The White House is continuing to slowly roll out many of the 2014 promised changes to improve the U.S. immigration system. New regulations, published in the Federal Register on December 31, 2015 seek to modernize and improve certain employment-based immigrant and nonimmigrant visa programs for high-skilled foreign workers. Benefits to participants in those programs would include improved processes for U.S. employers seeking to sponsor and retain immigrant and non-immigrant workers; greater stability and job flexibility for such workers; and more transparency and consistency in the application of DHS policy.
Many of these changes are aimed at improving the ability of U.S. employers to hire and retain high-skilled foreign nationals who are already the beneficiaries of approved employment-based immigrant visa petitions and are waiting to become lawful permanent residents (LPRs), while also increasing employment flexibility for such workers. The proposed regulations would increase the ability of such workers to further their careers by accepting promotions, making position changes with current employers, changing employers, and pursuing other employment opportunities in the U.S. job market.
Some of the highlights of the proposed rule include:
Improved Job Portability with an Approved I-140:
The proposed rule would limit the grounds for automatic revocation of approved I-140 Petition for Immigrant Worker. Once an I-140 has been approved for 180 days or more, it will still be valid for purposes of retaining one’s priority date and extending one’s H-1B status, even if the employer subsequently withdraws the petition or the employer’s business shuts down. The exception to this rule would be cases of fraud, misrepresentation, and a few other limited situations.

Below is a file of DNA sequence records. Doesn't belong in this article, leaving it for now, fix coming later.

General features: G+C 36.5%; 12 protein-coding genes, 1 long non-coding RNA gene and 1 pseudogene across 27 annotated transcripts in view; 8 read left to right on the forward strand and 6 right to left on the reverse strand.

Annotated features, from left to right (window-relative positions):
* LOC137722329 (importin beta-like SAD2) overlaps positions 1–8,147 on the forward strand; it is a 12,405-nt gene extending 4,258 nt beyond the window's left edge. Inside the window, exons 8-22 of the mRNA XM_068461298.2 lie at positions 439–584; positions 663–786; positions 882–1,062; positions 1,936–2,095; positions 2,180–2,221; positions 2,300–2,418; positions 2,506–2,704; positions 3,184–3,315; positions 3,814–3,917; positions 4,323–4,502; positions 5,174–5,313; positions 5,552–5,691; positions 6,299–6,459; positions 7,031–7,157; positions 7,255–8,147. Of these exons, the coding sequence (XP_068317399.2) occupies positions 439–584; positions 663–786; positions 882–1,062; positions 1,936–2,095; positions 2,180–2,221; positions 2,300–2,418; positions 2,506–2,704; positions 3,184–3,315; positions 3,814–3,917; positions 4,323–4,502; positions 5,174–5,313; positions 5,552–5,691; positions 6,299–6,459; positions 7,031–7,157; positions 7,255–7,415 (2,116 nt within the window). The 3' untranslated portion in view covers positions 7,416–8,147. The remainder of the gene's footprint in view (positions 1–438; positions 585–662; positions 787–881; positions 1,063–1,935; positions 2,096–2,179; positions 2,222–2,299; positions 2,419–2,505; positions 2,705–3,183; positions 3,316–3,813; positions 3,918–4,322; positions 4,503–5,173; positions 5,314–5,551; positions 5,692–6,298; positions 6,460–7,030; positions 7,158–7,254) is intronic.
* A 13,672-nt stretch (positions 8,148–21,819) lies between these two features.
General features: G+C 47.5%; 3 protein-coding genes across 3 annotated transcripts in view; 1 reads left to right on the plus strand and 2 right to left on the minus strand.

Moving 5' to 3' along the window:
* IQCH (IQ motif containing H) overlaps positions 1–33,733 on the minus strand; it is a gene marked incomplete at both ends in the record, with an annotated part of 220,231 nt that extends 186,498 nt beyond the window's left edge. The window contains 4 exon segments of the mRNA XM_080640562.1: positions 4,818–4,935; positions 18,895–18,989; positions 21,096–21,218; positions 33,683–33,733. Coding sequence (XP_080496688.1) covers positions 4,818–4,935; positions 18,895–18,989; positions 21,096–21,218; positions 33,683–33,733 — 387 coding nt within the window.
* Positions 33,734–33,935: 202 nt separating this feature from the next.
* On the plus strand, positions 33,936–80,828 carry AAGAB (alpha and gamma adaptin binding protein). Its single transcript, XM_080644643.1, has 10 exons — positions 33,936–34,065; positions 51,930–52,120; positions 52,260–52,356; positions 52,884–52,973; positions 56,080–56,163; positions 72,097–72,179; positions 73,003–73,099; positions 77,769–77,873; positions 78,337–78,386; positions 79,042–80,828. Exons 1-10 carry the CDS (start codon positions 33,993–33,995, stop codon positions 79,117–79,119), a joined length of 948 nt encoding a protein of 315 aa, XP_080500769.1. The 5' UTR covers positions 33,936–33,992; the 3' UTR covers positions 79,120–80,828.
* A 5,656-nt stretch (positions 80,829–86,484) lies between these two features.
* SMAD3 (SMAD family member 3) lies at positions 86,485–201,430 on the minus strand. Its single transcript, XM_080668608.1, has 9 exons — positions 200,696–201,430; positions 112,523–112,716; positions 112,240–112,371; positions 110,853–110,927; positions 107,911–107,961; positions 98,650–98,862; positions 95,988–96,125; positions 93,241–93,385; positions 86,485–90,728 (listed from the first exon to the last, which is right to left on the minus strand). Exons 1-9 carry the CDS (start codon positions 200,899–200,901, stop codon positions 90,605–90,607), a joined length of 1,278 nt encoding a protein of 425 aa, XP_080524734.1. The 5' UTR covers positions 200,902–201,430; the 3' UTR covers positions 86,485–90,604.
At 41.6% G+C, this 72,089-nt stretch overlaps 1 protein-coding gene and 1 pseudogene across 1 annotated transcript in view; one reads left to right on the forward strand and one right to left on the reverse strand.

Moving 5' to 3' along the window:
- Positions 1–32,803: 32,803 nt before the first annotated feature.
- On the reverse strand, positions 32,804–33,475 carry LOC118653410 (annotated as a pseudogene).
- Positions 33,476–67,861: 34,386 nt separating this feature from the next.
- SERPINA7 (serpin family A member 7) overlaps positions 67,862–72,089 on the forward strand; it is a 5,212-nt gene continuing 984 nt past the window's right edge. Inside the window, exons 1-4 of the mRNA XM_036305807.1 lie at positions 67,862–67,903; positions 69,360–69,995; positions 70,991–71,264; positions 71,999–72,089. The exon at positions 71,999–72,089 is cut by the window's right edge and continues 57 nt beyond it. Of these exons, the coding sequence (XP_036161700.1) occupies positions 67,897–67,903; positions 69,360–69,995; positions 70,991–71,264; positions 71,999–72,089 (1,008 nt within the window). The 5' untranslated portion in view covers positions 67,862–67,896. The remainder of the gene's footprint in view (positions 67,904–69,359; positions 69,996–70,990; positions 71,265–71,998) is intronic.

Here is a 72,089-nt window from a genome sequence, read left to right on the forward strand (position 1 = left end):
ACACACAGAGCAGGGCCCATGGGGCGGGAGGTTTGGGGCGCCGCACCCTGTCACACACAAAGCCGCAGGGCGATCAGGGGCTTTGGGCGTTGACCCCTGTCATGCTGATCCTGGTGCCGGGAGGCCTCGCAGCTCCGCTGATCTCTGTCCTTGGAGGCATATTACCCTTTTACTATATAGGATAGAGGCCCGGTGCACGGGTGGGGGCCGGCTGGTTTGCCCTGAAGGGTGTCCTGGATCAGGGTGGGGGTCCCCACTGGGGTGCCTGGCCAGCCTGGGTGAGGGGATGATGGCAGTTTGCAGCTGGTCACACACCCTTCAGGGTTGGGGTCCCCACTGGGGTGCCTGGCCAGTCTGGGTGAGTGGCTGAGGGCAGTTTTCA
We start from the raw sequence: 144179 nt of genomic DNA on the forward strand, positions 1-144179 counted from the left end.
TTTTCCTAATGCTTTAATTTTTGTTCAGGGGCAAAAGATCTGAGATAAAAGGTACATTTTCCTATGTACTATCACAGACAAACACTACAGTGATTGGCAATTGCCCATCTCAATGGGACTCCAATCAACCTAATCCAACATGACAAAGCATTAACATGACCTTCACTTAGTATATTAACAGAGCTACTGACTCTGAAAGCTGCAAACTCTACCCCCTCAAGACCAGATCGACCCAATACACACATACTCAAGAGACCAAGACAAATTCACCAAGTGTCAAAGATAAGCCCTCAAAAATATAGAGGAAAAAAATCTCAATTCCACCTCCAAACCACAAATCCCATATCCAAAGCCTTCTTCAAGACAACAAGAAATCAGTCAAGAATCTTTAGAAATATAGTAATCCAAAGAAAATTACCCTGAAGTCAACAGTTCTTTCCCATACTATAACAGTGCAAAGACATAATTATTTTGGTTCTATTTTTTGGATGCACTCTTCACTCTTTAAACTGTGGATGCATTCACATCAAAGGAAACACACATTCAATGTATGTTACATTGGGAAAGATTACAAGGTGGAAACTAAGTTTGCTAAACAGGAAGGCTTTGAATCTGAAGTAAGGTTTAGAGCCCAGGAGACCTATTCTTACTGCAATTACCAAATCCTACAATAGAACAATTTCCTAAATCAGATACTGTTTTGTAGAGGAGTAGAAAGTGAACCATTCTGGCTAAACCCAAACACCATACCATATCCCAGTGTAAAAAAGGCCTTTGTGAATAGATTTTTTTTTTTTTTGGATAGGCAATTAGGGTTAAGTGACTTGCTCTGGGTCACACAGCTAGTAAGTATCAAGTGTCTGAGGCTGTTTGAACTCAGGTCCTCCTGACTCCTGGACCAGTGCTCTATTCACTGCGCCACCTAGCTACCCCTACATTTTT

One-Time Grace Periods
The proposed rule would authorize a one-time grace period for certain nonimmigrant workers of up to sixty (60) days after employment ends, or until the existing validity period ends, whichever is shorter. This grace period would apply to those in H-1B, E, L-1, and TN status. Similar flexibility already applies to F-1 nonimmigrant students and j-1 nonimmigrant exchange visitors.
Eligibility for Employment Authorization in Compelling Circumstances
The proposed rule would allow certain high-skilled individuals in the United States in H-1B, H-1B1, L-1, O-1, or E-3 nonimmigrant status who are the beneficiaries of an approved I-140 petition to apply for one year of restricted employment authorization if they:
- are unable to adjust status due to visa backlogs; and
- can demonstrate “compelling circumstances” which justify issuing an employment authorization document.
At this time, DHS has not defined the term “compelling circumstances,” however the proposed rule offers possible examples such as serious illnesses/disabilities or cases of employer retaliation. Accordingly, this benefit will likely only apply in very limited circumstances.
Automatic Extensions of EAD Work Authorization in Certain Circumstances
The proposed rule would amend the way USCIS processes applications for employment authorization to help prevent gaps in work authorization that are problematic for foreign nationals and their U.S. employers. Specifically, DHS is proposing to repeal the current regulations that require the issuance of interim EADs if the I-765 application for work authorization (“EAD”) has been pending more than 90 days. Under the new rule, USCIS will automatically extend the EAD for up to 180 days upon the timely filing of a renewal application for applicants who meet certain requirements. To be eligible for this benefit, the renewal application must be based on the same employment authorization category as the expiring EAD, among other requirements.
The proposed rule also clarifies various policies and procedures related to the adjudication of H-1B petitions, including extensions of status, determining cap exemptions, and counting workers under the H-1B visa cap.
USCIS is seeking public comment on the proposed rule through February 29, 2016. The proposed changes would take effect on the date indicated in the final rule once it is published in the Federal Register.
Special thanks to Christina Haines, Esq. for her assistance with this blog post.